Have you ever noticed how everything seems manageable when you’re in a good mood?
Or how a problem doesn’t seem so serious after you’ve woken up from a good rest? Ever noticed how a phone call to a friend makes you feel so much better?
The effects of our mental health are experienced in every aspect of our lives. Our moods, physical health, and social connections help us cope better with adversity and unexpected hurdles. Together, they contribute to our sense of wellbeing and our mental health.
By taking a proactive stance of improving, maintaining, and nurturing our mental health, we can ensure that we live healthy, productive, and meaningful lives.
This post will help you better understand the concept of mental wellbeing and identify its benefits. Finally, we’ll end with some useful tools that can improve your clients’ mental wellbeing.
Before you continue, we thought you might like to download our three Happiness & Subjective Wellbeing Exercises for free. These detailed, science-based exercises will help you or your clients identify sources of authentic happiness and strategies to boost wellbeing.
This Article Contains:
What Are Mental Wellbeing and Mental Health?
The terms ‘mental wellbeing’ and ‘mental health’ are important concepts that are difficult to define.
Definition of mental health
The World Health Organization (2004) defines mental health in the following way:
- It is a state of wellbeing,
- in which the individual realizes their abilities,
- can cope with the normal stresses of life,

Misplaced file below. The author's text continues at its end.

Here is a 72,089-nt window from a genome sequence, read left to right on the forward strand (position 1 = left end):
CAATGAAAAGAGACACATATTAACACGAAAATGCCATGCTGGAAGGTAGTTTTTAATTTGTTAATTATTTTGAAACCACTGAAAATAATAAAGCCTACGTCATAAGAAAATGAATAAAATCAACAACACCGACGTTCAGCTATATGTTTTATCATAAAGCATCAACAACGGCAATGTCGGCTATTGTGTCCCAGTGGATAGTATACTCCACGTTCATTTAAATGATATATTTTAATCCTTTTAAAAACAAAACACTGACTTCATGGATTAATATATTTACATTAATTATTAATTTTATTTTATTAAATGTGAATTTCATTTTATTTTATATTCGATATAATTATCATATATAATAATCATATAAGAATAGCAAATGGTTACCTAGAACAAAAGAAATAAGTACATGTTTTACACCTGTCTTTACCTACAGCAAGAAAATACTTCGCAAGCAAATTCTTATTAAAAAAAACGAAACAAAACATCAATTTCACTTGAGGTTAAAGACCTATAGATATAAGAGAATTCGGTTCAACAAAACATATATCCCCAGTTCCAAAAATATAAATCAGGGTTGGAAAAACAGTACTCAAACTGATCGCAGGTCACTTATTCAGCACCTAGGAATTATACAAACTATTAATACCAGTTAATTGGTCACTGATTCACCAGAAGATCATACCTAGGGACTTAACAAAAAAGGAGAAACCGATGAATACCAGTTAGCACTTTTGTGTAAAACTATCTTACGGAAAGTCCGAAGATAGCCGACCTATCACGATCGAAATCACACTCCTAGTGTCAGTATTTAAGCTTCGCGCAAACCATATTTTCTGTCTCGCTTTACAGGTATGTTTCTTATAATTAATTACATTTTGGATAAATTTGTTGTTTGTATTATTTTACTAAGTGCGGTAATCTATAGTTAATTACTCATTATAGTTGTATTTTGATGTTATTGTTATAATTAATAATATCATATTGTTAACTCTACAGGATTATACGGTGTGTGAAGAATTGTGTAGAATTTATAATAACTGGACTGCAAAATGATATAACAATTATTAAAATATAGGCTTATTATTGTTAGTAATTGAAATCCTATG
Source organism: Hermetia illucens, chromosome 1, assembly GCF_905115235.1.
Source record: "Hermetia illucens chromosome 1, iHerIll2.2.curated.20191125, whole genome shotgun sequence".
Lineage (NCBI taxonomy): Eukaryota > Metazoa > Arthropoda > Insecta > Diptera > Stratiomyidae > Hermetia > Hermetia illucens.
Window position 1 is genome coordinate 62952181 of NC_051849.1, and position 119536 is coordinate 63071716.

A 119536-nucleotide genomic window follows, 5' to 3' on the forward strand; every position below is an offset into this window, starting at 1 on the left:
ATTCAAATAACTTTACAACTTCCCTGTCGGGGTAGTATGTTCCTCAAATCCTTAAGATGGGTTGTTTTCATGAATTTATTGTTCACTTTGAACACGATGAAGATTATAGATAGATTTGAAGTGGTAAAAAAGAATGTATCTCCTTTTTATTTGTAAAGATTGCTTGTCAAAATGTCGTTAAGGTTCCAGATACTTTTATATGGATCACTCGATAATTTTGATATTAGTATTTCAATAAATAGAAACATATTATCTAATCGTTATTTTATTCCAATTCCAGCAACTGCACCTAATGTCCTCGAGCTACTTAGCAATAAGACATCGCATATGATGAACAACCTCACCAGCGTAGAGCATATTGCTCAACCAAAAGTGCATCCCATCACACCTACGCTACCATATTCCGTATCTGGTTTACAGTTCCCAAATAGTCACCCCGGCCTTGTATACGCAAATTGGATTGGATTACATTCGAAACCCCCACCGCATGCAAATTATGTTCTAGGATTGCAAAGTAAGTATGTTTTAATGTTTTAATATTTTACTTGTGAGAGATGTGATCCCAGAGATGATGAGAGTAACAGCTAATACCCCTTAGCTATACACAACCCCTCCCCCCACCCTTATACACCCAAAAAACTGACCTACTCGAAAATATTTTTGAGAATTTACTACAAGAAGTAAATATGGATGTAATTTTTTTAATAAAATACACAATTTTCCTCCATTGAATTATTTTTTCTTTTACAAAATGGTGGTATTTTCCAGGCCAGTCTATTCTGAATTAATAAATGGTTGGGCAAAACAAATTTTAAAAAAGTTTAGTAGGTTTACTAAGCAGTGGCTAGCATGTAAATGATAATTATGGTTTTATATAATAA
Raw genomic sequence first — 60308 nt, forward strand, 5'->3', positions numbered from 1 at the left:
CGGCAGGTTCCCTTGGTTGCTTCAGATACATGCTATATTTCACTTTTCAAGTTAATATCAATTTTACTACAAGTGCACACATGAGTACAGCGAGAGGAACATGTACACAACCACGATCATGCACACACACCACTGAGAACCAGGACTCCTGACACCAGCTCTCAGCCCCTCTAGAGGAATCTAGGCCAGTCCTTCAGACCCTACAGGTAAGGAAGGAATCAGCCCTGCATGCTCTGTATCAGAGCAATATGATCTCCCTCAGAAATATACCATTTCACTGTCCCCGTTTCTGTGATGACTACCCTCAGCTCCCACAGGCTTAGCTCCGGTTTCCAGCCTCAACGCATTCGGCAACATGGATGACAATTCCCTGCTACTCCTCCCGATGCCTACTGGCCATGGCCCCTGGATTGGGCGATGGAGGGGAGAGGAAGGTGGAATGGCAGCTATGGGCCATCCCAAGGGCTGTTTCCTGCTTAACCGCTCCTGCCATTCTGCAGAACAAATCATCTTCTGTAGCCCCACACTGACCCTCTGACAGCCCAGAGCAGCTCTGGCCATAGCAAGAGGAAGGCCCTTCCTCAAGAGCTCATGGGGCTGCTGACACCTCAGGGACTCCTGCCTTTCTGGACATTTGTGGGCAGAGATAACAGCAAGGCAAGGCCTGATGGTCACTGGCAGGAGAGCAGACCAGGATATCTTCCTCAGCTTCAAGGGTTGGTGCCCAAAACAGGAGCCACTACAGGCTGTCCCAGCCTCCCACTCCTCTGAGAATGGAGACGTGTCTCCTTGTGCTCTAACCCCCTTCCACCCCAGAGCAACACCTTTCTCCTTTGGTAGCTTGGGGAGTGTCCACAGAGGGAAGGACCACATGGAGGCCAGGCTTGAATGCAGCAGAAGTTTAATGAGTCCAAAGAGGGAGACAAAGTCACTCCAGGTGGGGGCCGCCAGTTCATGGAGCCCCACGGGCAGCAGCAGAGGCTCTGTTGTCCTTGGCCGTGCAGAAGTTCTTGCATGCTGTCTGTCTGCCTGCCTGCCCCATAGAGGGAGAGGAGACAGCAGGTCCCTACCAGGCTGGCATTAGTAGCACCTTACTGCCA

- can work productively and fruitfully, and
- can contribute to their community.
Other terms that might be used in the literature include positive mental health, mental capital, and wellbeing, which can be psychological, mental, or subjective (de Cates, Stranges, Blake, & Weich, 2015).
Challenges to the definition of mental health
There are some challenges to the definition of mental health and what it means to be mentally healthy (de Cates et al., 2015; Fusar-Poli et al., 2020).
Mental health is framed as part of a larger set of behaviors that result in a healthy, happy, and meaningful existence (World Health Organization, 2004). Together with physiological health, mental health is considered part of the broader concept of health. However, the determinants of physical health and psychological health are different.
Specifically, to be physically healthy typically implies the absence of illness (Fusar-Poli et al., 2020). The World Health Organization (2004) states that mental health is not limited to the absence of mental illnesses or diseases. For example, just because an MRI scan shows that there are no abscesses or tumors present, it doesn’t imply that someone is mentally healthy.